Merged Channel Is Good, But Keep IT Units Channel-Centric

Written by Evan Schuman
September 25th, 2008

Merged channel is all the rage—as it should be—but one key analyst is arguing that retailers must merge their channels, not their IT groups.

The problem is that most IT functions in-store are behind-the-scenes. To put a finer point on it, argues Nikki Baird of Retail Systems Research, is that in-store IT is not usually creating things that are customer-facing. There are certainly exceptions (self-checkout, digital shopping assistants, kiosks, etc.), but the rule still holds.

With E-Commerce, on the other hand, just about everything is customer-facing. This matters because retailers like to prioritize IT projects based on traditional ROI spreadsheet metrics, which rarely apply to new ideas for customer interactions.

Baird argues that an IT group dedicated to the E-Commerce unit would likely have its own budget, at the discretion of the E-Commerce department head. If IT is centralized and shared across all channels—which would be the egalitarian merged channel way—it’s not going to work. It will be engrossed in a never-ending "budgetary process and committee meetings where the group will need to do a business case and prove ROI" and the E-Commerce need will end up losing to some supply chain improvement or CRM tweak.

"For customer-facing online needs, you don’t know how customers are going to respond. You have to go out and try and see how they react," Baird said. Merged IT and E-Commerce will make retailers "have a bear of a time. They won’t be able to get anything done."


One Comment | Read Merged Channel Is Good, But Keep IT Units Channel-Centric

  1. Ken Says:

    It is matter of company culture and business philosophy. Where in the organization does the corporate CIO report– to the CFO, to the COO, to the CEO? Does the company senior management team make business decisions based on strategic parameters and metrics/targets tied to those parameters/objectives or does it run based primarily on “gut instinct” (i.e. I’ve been in this business 25 years and I anecdotely know what works). Will the head of this IT group within the channel be part of the leadership team of the team running the channel?

    In general, the skill set of the IT team working on a behind-the-scenes technology vs. customer-facing technology is different, however, there are definitely business philosophies as to why you want to have a centralized IT– such as consistent architecture, purchasing power, and the like. Having separately run IT organizations only opens the company up to having a higher cost structure than what is warranted.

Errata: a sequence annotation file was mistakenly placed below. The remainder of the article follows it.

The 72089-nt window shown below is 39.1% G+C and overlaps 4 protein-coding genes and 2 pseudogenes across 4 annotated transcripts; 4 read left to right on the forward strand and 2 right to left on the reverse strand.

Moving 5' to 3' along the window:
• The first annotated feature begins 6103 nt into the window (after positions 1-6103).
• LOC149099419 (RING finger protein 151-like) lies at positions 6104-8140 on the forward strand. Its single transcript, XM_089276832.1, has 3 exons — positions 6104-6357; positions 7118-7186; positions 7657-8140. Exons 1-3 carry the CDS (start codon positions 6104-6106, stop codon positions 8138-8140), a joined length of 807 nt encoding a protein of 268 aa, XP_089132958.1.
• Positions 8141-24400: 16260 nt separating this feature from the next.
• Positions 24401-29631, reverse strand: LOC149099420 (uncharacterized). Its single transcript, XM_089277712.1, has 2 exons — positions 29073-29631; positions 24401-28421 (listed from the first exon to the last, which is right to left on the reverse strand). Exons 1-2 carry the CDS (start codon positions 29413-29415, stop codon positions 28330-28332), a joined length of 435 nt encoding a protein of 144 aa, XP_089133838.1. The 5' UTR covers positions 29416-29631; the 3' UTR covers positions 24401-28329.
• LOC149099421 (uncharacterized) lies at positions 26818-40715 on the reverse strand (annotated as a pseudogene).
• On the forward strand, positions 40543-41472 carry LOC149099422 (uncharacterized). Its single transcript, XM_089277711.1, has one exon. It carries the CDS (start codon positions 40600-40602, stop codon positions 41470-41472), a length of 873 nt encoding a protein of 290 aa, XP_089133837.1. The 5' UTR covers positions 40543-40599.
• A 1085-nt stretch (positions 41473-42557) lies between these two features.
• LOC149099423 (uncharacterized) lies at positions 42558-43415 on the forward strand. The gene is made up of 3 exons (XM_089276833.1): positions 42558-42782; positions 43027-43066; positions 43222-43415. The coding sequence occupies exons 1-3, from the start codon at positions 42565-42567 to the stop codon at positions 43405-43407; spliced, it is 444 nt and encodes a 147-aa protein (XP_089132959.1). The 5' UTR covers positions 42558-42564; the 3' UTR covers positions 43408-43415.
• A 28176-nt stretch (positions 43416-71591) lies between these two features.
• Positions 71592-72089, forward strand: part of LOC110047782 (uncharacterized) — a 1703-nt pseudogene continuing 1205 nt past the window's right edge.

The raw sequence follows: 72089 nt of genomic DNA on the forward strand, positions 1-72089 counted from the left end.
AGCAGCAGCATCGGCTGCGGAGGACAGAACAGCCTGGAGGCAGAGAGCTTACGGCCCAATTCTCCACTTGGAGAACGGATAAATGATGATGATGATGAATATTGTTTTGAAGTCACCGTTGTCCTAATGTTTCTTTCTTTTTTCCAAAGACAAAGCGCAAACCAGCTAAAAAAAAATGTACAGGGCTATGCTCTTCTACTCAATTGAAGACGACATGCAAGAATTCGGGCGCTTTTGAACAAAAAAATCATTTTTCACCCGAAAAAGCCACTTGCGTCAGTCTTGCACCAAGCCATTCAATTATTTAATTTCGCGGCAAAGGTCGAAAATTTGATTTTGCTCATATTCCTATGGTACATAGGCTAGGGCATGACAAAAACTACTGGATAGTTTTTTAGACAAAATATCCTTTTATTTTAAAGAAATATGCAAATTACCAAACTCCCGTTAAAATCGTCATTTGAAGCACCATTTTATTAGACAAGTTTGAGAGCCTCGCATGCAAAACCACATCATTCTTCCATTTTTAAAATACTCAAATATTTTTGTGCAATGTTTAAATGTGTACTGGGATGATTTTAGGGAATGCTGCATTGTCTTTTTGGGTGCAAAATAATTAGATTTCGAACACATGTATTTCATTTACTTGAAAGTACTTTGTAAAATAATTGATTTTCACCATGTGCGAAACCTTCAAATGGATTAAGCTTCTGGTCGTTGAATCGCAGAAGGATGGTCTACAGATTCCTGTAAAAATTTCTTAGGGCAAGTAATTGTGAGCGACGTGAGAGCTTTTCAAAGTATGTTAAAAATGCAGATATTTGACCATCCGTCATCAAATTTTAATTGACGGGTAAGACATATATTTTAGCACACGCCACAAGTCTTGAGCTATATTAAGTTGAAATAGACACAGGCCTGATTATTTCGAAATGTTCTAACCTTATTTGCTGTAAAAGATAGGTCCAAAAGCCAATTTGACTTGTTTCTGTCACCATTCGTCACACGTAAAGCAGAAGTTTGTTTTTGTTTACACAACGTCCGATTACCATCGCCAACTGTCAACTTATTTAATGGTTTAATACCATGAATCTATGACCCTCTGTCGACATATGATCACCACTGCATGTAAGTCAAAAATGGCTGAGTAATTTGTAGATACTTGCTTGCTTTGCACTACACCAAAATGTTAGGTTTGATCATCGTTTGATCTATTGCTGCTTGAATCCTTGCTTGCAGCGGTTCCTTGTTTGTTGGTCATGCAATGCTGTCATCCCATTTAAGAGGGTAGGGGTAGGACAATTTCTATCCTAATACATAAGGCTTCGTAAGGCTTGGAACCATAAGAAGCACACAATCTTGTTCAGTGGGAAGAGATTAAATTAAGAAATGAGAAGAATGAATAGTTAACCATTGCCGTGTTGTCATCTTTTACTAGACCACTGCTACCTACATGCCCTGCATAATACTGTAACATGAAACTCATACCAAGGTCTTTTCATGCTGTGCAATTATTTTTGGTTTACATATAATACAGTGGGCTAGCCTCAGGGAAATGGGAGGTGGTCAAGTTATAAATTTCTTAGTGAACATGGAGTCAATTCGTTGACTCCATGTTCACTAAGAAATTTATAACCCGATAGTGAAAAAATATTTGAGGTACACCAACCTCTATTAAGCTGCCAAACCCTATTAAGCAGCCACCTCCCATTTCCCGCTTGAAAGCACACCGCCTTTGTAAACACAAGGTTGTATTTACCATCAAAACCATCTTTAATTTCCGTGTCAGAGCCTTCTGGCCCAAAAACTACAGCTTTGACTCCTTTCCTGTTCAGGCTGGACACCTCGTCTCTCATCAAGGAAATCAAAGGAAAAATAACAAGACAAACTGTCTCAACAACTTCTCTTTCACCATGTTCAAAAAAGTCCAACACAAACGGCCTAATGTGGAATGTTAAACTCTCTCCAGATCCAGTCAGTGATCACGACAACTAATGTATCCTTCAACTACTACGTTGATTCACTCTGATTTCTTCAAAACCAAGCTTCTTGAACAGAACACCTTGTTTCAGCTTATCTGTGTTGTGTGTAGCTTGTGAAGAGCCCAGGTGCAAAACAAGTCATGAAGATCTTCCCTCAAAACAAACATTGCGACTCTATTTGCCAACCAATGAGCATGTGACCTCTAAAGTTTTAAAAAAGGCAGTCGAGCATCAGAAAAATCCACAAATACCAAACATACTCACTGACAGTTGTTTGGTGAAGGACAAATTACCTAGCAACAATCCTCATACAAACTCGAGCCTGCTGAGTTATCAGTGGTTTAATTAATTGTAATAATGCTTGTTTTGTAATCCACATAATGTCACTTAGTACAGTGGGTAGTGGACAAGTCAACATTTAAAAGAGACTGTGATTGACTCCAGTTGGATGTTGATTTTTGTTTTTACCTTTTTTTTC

But then again- if the eCommerce channel is kickin’ butt and the other channels are lagging– then they would probably be able to afford to have a separate IT…..


StorefrontBacktalk delivers the latest retail technology news & analysis. Join more than 60,000 retail IT leaders who subscribe to our free weekly email. Sign up today!

Most Recent Comments

Why Did Gonzales Hackers Like European Cards So Much Better?

I am still unclear about the core point here-- why higher value of European cards. Supply and demand, yes, makes sense. But the fact that the cards were chip and pin (EMV) should make them less valuable because that demonstrably reduces the ability to use them fraudulently. Did the author mean that the chip and pin cards could be used in a country where EMV is not implemented--the US--and this mis-match make it easier to us them since the issuing banks may not have as robust anti-fraud controls as non-EMV banks because they assumed EMV would do the fraud prevention for them Read more...
Two possible reasons that I can think of and have seen in the past - 1) Cards issued by European banks when used online cross border don't usually support AVS checks. So, when a European card is used with a billing address that's in the US, an ecom merchant wouldn't necessarily know that the shipping zip code doesn't match the billing code. 2) Also, in offline chip countries the card determines whether or not a transaction is approved, not the issuer. In my experience, European issuers haven't developed the same checks on authorization requests as US issuers. So, these cards might be more valuable because they are more likely to get approved. Read more...
A smart card slot in terminals doesn't mean there is a reader or that the reader is activated. Then, activated reader or not, the U.S. processors don't have apps certified or ready to load into those terminals to accept and process smart card transactions just yet. Don't get your card(t) before the terminal (horse). Read more...
The marketplace does speak. More fraud capacity translates to higher value for the stolen data. Because nearly 100% of all US transactions are authorized online in real time, we have less fraud regardless of whether the card is Magstripe only or chip and PIn. Hence, $10 prices for US cards vs $25 for the European counterparts. Read more...
@David True. The European cards have both an EMV chip AND a mag stripe. Europeans may generally use the chip for their transactions, but the insecure stripe remains vulnerable to skimming, whether it be from a false front on an ATM or a dishonest waiter with a handheld skimmer. If their stripe is skimmed, the track data can still be cloned and used fraudulently in the United States. If European banks only detect fraud from 9-5 GMT, that might explain why American criminals prefer them over American bank issued cards, who have fraud detection in place 24x7. Read more...

Our apologies. Due to legal and security copyright issues, we can't facilitate the printing of Premium Content. If you absolutely need a hard copy, please contact customer service.